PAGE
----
On Monday, Maryland Governor Larry Hogan announced an emergency stimulus and tax relief legislative package – the RELIEF Act. If approved by lawmakers, the RELIEF Act package would provide more than $1 billion for working families in Maryland, small businesses, and those whose employment was impacted by the pandemic.
Hogan is asking lawmakers, who will convene the 2021 legislative session on Wednesday, to pass the package. The legislation proposed:
The package advocated by Governor Hogan includes sending out payments right away to low- and moderate-income Marylanders with no application necessary to receive the funds.
The payments would include $500 for families and $300 for individuals who filed for the Earned Income Tax Credit. A second round for EITC filers would follow, with $250 for eligible families and $150 for individuals. Total funding for direct payments is $268 million, expected to benefit 400,000 people in Maryland.
To qualify for the direct payments, one must annually earn:
- $50,954 ($56,844 married filing jointly) with three or more qualifying children;
- $47,440 ($53,330 married filing jointly) with two qualifying children;
- $41,756 ($47,646 married filing jointly) with one qualifying child; or
- $15,820 ($21,710 married filing jointly) with no qualifying children.
In 2020, some states either sent out stimulus payments or considered doing so.
Small Business Relief
Under the RELIEF Act, $300 million would support small businesses with sales tax credits of up to $3,000 per month for four months. The Governor expects tax credits to impact more than 55,000 small businesses in Maryland directly.
Like the stimulus payments, the relief is automatic but based on a sliding scale up to $3,000. A business only must remit $3,000, so if a business collects $3,000 in sales taxes in a month, they can keep all $3,000.
The RELIEF Act would commit $180 million to repeal all state and local income taxes on unemployment benefits, designed to help people get more money in their tax refunds during tax filing season.
Further, Governor Hogan signed an executive order in December to calculate an employer’s 2021 tax rate based on their non-pandemic experience by excluding FY 2020 and using instead FY 2017, FY 2018, and FY 2019. The executive order’s goal was to prevent small businesses from facing significant increases in their unemployment taxes, and a change in the law is required for this policy to continue past the current state of emergency.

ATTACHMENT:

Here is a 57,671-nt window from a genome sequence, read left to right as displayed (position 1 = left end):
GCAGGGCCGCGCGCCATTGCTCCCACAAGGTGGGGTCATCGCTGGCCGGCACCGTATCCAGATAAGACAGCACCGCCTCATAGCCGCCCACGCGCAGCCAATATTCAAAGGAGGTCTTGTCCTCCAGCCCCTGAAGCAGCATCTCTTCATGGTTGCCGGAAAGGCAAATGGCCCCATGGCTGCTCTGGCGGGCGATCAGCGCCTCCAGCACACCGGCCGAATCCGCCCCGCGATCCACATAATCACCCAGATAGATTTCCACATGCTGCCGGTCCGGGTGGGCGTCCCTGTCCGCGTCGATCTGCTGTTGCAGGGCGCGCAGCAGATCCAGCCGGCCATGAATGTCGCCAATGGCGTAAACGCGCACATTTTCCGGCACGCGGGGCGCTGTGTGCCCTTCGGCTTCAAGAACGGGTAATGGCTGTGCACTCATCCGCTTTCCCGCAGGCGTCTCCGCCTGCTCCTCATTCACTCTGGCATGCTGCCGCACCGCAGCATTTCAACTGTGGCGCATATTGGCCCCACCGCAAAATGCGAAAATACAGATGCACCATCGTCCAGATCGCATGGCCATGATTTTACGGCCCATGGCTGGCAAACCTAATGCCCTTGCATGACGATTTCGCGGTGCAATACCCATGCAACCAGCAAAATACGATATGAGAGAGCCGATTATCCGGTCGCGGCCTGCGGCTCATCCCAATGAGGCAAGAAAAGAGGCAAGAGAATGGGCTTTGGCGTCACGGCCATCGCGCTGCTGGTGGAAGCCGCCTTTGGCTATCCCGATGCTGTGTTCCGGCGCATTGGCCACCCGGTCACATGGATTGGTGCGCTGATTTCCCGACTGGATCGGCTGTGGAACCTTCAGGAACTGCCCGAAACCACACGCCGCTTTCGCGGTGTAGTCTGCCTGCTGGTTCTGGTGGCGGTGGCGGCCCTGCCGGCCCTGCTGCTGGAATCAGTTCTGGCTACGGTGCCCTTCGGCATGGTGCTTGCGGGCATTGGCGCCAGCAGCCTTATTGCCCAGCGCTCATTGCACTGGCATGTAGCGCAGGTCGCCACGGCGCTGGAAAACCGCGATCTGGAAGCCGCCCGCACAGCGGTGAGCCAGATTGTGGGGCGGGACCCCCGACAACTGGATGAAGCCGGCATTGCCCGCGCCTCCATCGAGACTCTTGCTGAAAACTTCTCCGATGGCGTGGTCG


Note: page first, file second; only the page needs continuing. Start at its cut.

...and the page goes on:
Loan and Grant Forgiveness
The RELIEF Act would employ a loan and grant forgiveness plan to eliminate any increased tax burden upon business owners using state loan or grant funds. The measure would save businesses approximately $40 million.
Federal Government Relief
Governor Hogan announced on Monday that the new federal COVID-19 relief bill would provide $15 billion to the state, which includes:
- $7.14 billion in business assistance funding, including an additional $5.5 billion through the Paycheck Protection Program;
- $4.18 billion in individual assistance funding, including an additional $2.59 billion for direct stimulus payments, $1.38 billion for extended unemployment insurance, and $211 million for enhanced SNAP benefits;
- $925 million for K-12 school, and $130 million for childcare;
- $400 million for rental assistance, which can be used to help pay for rent and utility bills;
- $336 million for COVID-19 testing and contact tracing, and $75 million for vaccination programs;
- $257 million for the transportation sector; and
- $58 million to expand broadband access.
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